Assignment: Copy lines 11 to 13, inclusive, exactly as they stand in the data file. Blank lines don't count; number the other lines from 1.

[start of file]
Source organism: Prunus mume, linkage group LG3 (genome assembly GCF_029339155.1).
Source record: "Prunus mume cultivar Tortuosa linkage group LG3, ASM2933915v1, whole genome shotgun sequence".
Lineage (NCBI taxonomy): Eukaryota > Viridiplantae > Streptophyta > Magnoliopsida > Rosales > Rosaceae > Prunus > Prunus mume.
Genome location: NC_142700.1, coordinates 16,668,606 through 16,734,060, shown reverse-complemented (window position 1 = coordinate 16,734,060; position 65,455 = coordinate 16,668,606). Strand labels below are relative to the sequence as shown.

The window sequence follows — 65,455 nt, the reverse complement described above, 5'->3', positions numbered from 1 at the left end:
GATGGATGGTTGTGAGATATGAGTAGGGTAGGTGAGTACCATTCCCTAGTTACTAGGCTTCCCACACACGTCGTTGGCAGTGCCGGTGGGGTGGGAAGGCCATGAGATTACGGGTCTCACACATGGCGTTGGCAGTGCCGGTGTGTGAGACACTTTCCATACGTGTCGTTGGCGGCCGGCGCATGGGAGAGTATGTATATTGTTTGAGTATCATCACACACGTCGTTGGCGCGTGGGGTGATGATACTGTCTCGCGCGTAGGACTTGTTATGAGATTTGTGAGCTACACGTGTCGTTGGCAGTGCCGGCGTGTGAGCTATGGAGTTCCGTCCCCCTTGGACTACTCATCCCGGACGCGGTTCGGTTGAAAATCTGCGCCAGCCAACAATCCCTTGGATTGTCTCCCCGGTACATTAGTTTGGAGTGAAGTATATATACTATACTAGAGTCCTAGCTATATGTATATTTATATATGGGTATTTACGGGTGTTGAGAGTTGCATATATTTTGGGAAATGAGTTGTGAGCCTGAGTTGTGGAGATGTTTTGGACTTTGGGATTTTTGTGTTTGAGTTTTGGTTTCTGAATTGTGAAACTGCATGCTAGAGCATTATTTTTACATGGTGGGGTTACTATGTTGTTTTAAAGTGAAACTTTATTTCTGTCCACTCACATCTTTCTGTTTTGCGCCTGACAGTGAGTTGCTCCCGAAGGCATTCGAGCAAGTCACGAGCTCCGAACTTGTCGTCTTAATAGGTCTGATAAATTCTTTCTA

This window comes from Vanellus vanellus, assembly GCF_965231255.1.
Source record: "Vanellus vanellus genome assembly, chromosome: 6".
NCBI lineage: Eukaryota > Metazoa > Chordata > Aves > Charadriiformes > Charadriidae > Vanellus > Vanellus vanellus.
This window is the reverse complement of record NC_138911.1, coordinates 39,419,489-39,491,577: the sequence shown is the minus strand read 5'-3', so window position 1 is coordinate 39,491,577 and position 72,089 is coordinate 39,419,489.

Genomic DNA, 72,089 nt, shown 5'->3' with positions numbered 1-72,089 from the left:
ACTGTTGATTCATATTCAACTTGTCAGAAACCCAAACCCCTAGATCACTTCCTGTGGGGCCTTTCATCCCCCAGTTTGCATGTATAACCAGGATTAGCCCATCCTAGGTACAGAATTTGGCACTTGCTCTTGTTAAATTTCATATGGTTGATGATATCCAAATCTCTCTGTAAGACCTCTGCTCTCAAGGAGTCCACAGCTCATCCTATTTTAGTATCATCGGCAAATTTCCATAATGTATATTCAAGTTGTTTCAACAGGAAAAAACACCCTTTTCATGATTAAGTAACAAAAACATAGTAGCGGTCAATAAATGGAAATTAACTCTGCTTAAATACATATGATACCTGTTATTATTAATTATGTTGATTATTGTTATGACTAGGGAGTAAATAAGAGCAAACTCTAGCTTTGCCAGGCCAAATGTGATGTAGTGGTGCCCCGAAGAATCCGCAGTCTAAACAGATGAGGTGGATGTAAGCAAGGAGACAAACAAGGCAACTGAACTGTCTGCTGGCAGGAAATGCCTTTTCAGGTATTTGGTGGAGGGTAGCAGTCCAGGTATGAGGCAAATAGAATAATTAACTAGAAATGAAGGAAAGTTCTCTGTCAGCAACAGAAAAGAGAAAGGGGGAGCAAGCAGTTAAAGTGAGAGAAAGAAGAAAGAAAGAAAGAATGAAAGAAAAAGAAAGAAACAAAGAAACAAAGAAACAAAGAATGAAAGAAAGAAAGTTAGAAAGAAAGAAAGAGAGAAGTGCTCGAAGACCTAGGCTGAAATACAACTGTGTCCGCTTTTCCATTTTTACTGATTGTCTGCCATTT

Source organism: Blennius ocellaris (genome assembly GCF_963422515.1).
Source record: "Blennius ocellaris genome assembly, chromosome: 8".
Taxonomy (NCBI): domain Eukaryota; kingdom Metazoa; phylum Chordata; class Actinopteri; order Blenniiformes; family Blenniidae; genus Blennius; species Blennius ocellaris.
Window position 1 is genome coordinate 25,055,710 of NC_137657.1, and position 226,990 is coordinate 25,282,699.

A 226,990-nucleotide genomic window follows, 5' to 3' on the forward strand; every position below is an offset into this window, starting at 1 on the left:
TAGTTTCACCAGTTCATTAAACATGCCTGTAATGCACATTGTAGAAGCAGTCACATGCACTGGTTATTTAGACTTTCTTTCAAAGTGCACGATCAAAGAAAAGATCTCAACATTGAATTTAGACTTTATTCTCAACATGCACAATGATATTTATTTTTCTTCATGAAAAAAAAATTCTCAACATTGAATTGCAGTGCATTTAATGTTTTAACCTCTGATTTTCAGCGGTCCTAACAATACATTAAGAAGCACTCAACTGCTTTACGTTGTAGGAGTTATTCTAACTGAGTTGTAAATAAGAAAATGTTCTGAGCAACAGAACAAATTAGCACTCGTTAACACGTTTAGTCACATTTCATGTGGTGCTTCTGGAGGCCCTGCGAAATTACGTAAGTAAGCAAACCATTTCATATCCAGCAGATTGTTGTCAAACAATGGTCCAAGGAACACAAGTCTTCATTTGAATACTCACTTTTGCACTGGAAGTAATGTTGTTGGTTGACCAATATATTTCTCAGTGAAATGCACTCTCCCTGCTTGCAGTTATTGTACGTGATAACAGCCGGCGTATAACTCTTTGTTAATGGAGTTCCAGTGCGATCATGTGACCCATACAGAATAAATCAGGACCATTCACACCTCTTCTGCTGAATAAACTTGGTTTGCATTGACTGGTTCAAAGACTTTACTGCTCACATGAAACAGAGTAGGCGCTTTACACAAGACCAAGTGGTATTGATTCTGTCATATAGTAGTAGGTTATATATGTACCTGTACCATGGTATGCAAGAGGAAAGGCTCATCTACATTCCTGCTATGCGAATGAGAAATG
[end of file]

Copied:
Genomic DNA, 72,089 nt, shown 5'->3' with positions numbered 1-72,089 from the left:
ACTGTTGATTCATATTCAACTTGTCAGAAACCCAAACCCCTAGATCACTTCCTGTGGGGCCTTTCATCCCCCAGTTTGCATGTATAACCAGGATTAGCCCATCCTAGGTACAGAATTTGGCACTTGCTCTTGTTAAATTTCATATGGTTGATGATATCCAAATCTCTCTGTAAGACCTCTGCTCTCAAGGAGTCCACAGCTCATCCTATTTTAGTATCATCGGCAAATTTCCATAATGTATATTCAAGTTGTTTCAACAGGAAAAAACACCCTTTTCATGATTAAGTAACAAAAACATAGTAGCGGTCAATAAATGGAAATTAACTCTGCTTAAATACATATGATACCTGTTATTATTAATTATGTTGATTATTGTTATGACTAGGGAGTAAATAAGAGCAAACTCTAGCTTTGCCAGGCCAAATGTGATGTAGTGGTGCCCCGAAGAATCCGCAGTCTAAACAGATGAGGTGGATGTAAGCAAGGAGACAAACAAGGCAACTGAACTGTCTGCTGGCAGGAAATGCCTTTTCAGGTATTTGGTGGAGGGTAGCAGTCCAGGTATGAGGCAAATAGAATAATTAACTAGAAATGAAGGAAAGTTCTCTGTCAGCAACAGAAAAGAGAAAGGGGGAGCAAGCAGTTAAAGTGAGAGAAAGAAGAAAGAAAGAAAGAATGAAAGAAAAAGAAAGAAACAAAGAAACAAAGAAACAAAGAATGAAAGAAAGAAAGTTAGAAAGAAAGAAAGAGAGAAGTGCTCGAAGACCTAGGCTGAAATACAACTGTGTCCGCTTTTCCATTTTTACTGATTGTCTGCCATTT

Source organism: Blennius ocellaris (genome assembly GCF_963422515.1).